IZ1 =a yawing moment of inertia of the desired vehicle,

M1 =a vehicle mass of the desired vehicle,

L1 =a wheel base of the desired vehicle,

LF1 =a distance between a front axle and a center of gravity of the desired vehicle,

LR1 =a distance between a rear axle and the center of gravity of the desired vehicle,

IK1 =a moment of inertia about a kingpin of the desired vehicle,

KS1 =a steering stiffness of the desired vehicle,

DK1 =a viscosity coefficient of a steering system of the desired vehicle,

ξ1 =a trail of the desired vehicle,

N1 =an overall steering (gear) ratio of the desired vehicle,

KF1 =a cornering power parameter for each of front wheels of the desired vehicle,

KR1 =a cornering power of each of rear wheels of the desired vehicle.

The processor performs operations to determine the desired values of the yaw rate and the yaw acceleration by using the following equations.

IK1 δF1 =N1 KS1S -N1 δF1 -DK1 δF1 -2ξ1 CF1 (21)

M1 (y11 V)=2CF1 +2CR1      (22)

IZ1 φ1 =2LF1 CF1 -2LR1 CR1 (23)

βF1F1 -(y1 +LF1 φ1)/V (24)

βR1 =-(y1 -LR1 φ1)/V          (25)

CF1 =KF1 βF1                           (26)

CR1 =KR1 βR1                           (27)

φ=φ1                                          (28)

φ=φ1                                          (29)

where

δF1 =a steer angle of the front wheels of the desired vehicle (In this embodiment, the desired vehicle is a two-wheel steering vehicle.),

φ1 =a yaw rate of the desired vehicle,

φ1 =a yaw acceleration of the desired vehicle,

y1 =a side speed of the desired vehicle along its lateral, or Y, axis,

y1 =a side slipping acceleration of the desired vehicle,

βF1 =a slip angle of the front wheels of the desired vehicle,

βR1 =a slip angle of the rear wheels of the desired vehicle,

CF1 =a cornering force of each of the front wheels of the desired vehicle,

CR1 =a cornering force of each of the rear wheels of the desired vehicle,

φ=a desired value of the yaw acceleration,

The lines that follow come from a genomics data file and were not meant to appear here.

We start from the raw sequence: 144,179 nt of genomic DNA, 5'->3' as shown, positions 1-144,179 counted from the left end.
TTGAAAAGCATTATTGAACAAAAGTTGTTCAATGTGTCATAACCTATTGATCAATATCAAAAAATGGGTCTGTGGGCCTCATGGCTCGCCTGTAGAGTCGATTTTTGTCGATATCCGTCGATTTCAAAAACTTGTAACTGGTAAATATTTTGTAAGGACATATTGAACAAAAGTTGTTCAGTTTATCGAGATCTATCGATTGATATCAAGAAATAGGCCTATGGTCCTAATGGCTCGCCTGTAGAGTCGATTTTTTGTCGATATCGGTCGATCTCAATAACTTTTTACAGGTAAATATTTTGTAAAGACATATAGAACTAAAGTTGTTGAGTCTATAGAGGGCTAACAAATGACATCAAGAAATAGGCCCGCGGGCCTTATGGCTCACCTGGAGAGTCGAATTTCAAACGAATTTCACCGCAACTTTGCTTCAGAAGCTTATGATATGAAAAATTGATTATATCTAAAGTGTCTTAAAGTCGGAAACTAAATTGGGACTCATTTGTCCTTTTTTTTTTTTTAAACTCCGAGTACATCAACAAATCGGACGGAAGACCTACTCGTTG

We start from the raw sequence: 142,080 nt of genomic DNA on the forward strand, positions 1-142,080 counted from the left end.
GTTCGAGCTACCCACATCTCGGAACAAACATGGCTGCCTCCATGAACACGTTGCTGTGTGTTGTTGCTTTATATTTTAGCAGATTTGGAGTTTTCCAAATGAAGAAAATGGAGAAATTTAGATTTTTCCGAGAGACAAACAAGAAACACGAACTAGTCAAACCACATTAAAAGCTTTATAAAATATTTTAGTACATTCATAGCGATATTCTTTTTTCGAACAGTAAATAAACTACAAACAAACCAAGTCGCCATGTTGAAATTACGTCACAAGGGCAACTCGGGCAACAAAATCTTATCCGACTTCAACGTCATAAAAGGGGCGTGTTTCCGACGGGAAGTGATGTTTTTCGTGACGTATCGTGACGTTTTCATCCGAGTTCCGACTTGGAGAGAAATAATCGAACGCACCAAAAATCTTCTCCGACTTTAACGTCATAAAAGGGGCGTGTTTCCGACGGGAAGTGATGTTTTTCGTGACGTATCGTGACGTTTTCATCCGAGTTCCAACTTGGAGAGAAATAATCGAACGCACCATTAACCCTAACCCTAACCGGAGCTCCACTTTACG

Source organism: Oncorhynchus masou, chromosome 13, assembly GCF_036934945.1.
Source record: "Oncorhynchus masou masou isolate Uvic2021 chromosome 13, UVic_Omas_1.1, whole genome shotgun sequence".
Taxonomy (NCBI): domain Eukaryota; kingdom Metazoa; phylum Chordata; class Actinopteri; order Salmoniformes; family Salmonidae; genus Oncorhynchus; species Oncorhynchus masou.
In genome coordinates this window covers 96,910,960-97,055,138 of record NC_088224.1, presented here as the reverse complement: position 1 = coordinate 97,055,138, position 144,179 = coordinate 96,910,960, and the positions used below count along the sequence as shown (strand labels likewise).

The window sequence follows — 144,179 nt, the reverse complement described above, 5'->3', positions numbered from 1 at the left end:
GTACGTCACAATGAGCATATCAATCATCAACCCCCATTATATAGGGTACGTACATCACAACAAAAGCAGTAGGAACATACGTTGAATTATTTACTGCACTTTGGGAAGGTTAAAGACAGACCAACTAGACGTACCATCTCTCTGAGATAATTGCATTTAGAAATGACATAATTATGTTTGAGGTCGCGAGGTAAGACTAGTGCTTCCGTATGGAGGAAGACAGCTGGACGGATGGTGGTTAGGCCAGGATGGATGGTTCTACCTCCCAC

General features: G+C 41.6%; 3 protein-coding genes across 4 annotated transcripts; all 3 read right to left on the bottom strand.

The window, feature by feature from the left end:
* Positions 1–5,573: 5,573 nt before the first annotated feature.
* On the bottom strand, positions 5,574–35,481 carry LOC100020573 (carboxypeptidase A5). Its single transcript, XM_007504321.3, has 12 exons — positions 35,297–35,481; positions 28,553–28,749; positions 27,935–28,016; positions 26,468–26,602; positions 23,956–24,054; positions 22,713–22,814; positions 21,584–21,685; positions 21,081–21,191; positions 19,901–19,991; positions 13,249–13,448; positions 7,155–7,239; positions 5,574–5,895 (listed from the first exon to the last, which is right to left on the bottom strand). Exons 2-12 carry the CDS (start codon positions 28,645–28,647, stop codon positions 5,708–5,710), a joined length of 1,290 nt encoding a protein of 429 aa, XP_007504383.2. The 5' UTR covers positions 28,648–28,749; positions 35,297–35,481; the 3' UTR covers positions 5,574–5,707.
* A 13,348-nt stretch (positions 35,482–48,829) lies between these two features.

φ=a desired value of the yaw rate.

At the step 304, the processor uses the following vehicle parameters of the controlled vehicle which are preliminary stored in the memory.

IZ2 =a yawing moment of inertia of the controlled vehicle,

M2 =a vehicle mass of the controlled vehicle,

L2 =a wheel base of the controlled vehicle,

LF2 =a distance between a front axle and a center of gravity of the controlled vehicle,

LR2 =a distance between a rear axle and the center of gravity of the controlled vehicle,

KF2 =a cornering power parameter for each of the front wheels of the controlled vehicle, which is equal to the adjusted value KF read at the step 303.

KR2 =a cornering power parameter for each of the rear wheels of the controlled vehicle which is equal to the adjusted value KR read at the step 303.

At the step 304, the processor calculates the desired value δF of the front wheel steer angle and the desired value δR of the rear wheel steer angle of the controlled vehicle characterizing from the vehicle parameters of the controlled vehicle and the desired value φ of the yaw acceleration and the desired value φ of the yaw rate determined in the step 302 by using the following equations. ##EQU3##

βF2 =CF2 /KF2                          (32)

βR2 =CR2 /KR2                          (33)

δFF2 +(y2 +LF2 φ)/V  (34)

δRR2 +(y2 -LR2 φ/V   (35)

YG =y2 +φV                                   (36)

where

CF2 =a cornering force of each of the front wheels of the controlled vehicle,

CR2 =a cornering force of each of the rear wheels of the controlled vehicle,

βF2 =a slip angle of the front wheels of the controlled vehicle,

βR2 =a slip angle of the rear wheels of the controlled vehicle,

y2 =a side speed of the controlled vehicle along its lateral, or Y, axis,

y2 =a side acceleration of the controlled controlled vehicle.

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Classifications
U.S. Classification180/408, 701/1
International ClassificationB62D111/00, B62D7/15, B62D6/00, B62D137/00, B60T8/172, B62D101/00, B62D113/00
Cooperative ClassificationB60T2230/02, B60G2800/24, B62D7/159, B60G2800/702, B60T8/172, B60G2800/96, B60T2210/14, B60G2400/1042, B60G2800/962
European ClassificationB60T8/172, B62D7/15G
Legal Events
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Jan 4, 1999FPAYFee payment
Year of fee payment: 12
Sep 29, 1994FPAYFee payment
Year of fee payment: 8
Oct 31, 1990FPAYFee payment
Year of fee payment: 4
Mar 7, 1986ASAssignment
Owner name: NISSAN MOTOR CO., LTD., NO. 2, TAKARA-CHO, KANAGAW
Free format text: ASSIGNMENT OF ASSIGNORS INTEREST.;ASSIGNORS:ITO, KEN;KAWABE, TAKETOSHI;REEL/FRAME:004526/0305
Effective date: 19860213